Translation of "know" - English-Spanish dictionary


verb uk /nəʊ/ us /noʊ/ past tense knew, past participle known

A1 to have information about something in your mind

‘How old is she?’ ‘I don’t know.’
He knew that she was lying.

A1 used to ask someone to tell you a piece of information

Do you know where the post office is?

A2 to be certain

I know she’ll be really pleased to hear the news.

A2 to be able to do something

Do you know how to ski?

B1 to have spent time with someone or in a place so that the person or place is not new to you

I’ve known Al since we were children.
I grew up in Brussels so I know it well.
let someone know something

A2 to tell someone something

decirle algo a alguien
I’ll let you know where we are meeting when I know my schedule.
Let me know if you’re going to the party.
I know

used when you agree with something someone has just said

ya (lo sé)
‘It’s a lovely day, isn’t it?’ ‘I know – let’s hope it lasts.’
you know

B1 used to make sure someone understands which person or thing you are talking about

I was talking about Rachel – you know, the tall woman with the blond hair.

B1 also know about If you know a subject, or you know about it, you are familiar with it and understand it.

Ask Andy to fix it – he knows about computers.
be known as…

B1 to be called

ser conocido como algo
California is also known as the Sunshine State.
get to know someone/something

B1 to gradually learn more about someone or something

conocer mejor a alguien/algo
I got to know Frank at work.
as far as I know

used to say that you think something is true, but cannot be sure

que yo sepa
As far as I know, he isn’t married.
know what’s what

If you know what’s what, you have a lot of experience and can judge people and situations well

saber de qué va (el asunto)
Linda’s been in the business for 30 years – she knows what’s what.

(Translation of “know” from the Cambridge English-Spanish Dictionary © Cambridge University Press)


verb /nəu/ (past tense knew /njuː/, past participle known)

to be aware of or to have been informed about

saber, conocer
He thinks he knows everything
I know he is at home because his car is in the drive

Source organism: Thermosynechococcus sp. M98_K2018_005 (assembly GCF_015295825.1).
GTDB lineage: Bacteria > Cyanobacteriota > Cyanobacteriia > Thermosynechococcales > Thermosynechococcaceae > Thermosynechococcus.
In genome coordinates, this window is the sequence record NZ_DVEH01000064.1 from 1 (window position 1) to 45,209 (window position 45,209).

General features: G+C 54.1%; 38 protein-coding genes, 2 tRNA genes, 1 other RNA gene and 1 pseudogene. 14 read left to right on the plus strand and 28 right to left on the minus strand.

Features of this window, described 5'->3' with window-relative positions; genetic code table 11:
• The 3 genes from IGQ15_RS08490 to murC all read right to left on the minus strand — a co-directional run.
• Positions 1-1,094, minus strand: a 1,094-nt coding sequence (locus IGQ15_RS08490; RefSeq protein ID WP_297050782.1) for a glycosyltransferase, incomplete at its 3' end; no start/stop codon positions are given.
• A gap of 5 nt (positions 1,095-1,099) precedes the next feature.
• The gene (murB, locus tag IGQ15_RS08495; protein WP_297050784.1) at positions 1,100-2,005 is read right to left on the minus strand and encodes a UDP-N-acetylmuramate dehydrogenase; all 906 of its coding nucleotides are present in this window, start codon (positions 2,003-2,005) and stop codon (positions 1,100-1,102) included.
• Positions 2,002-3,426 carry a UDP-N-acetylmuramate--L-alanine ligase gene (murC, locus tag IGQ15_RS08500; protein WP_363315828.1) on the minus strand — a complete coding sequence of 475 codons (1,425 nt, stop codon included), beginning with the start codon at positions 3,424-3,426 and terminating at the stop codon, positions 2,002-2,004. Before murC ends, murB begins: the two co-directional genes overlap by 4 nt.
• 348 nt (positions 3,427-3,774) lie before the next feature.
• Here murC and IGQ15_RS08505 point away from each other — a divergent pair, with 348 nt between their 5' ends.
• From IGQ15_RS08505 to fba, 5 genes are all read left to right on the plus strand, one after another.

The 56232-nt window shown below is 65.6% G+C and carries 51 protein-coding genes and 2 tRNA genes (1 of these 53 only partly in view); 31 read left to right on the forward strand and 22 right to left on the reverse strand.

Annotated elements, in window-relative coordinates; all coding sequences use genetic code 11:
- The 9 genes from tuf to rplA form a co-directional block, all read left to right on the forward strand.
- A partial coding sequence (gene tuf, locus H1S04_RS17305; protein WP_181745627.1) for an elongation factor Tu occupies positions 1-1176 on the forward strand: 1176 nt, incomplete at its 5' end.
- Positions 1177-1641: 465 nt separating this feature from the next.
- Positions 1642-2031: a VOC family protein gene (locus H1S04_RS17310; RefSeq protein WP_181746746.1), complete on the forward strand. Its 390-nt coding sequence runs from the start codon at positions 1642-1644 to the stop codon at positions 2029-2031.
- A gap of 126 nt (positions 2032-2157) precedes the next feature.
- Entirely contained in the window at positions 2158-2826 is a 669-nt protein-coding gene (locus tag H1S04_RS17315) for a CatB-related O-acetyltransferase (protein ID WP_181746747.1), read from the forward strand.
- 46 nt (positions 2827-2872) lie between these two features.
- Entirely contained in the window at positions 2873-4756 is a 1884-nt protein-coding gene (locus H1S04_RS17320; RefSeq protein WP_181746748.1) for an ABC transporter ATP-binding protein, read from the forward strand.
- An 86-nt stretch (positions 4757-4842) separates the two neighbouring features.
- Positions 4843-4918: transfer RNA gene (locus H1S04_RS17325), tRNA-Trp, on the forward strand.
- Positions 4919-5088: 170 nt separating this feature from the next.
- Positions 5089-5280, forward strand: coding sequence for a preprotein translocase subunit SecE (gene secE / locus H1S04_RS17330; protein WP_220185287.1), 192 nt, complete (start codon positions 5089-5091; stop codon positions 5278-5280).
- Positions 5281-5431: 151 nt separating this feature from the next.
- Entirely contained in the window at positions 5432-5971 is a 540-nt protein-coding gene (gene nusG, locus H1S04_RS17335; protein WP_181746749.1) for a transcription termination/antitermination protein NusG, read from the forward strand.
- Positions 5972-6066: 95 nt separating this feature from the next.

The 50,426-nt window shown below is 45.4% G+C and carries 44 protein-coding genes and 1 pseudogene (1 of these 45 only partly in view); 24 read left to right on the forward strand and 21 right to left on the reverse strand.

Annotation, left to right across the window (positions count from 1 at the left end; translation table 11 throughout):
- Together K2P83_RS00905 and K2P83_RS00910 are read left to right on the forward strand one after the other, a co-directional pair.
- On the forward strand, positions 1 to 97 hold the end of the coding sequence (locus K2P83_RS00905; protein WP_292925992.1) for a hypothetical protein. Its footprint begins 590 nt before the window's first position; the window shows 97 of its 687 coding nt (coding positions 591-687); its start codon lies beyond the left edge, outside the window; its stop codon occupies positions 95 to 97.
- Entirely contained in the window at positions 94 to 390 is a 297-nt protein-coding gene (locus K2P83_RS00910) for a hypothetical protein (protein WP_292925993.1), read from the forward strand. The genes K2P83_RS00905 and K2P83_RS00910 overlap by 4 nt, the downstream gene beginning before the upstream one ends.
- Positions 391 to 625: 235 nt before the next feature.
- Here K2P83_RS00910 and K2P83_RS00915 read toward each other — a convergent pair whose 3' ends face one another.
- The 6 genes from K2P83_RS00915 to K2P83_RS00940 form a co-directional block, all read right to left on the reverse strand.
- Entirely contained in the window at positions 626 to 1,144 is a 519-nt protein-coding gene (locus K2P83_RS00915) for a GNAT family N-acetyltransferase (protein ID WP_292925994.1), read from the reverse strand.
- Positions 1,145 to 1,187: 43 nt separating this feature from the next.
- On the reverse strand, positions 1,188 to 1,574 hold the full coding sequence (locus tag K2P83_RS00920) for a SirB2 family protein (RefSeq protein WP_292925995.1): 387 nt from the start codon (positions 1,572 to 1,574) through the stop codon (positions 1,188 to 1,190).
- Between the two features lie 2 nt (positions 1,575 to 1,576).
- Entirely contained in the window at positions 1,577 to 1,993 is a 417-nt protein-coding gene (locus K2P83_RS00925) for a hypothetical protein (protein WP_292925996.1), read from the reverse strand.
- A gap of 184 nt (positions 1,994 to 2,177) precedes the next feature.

He knows all about it
I know of no reason why you cannot go.

to have learned and to remember

saber, conocer
He knows a lot of poetry.

to be aware of the identity of; to be friendly with

I know Mrs Taylor – she lives near me.

to (be able to) recognize or identify

You would hardly know her now – she has become very thin
He knows a good car when he sees one.
knowing adjective

showing secret understanding

de complicidad
She gave him a knowing look.
knowingly adverb

in a knowing manner

con complicidad
She smiled knowingly.

deliberately or on purpose

He would not knowingly insult her.
know-all noun

an unkind name for a person who thinks he knows everything

sabelotodo, sabihondo
He had a reputation for being a bit of a know-all.
know-how noun

the practical knowledge and skill to deal with something

saber hacer, conocimiento técnico
She has acquired a lot of know-how about cars.
in the know

having information possessed only by a small group of people

estar en el ajo, estat al tanto
People in the know tell me that she is the most likely person to get the job.
know backwards

to know extremely well or perfectly

saber al dedillo
He knows his history backwards.
know better

to be too wise or well-taught (to do something)

saber mejor
She should know better at her age!
He should have known better than to trust them.
know how to

to have learned the way to

saber cómo
She already knew how to read when she went to school.
know the ropes

to understand the detail and procedure of a job etc

conocer a fondo
It’ll take you a while to get to know the ropes.

(Translation of “know” from the PASSWORD English-Spanish Dictionary © 2014 K Dictionaries Ltd)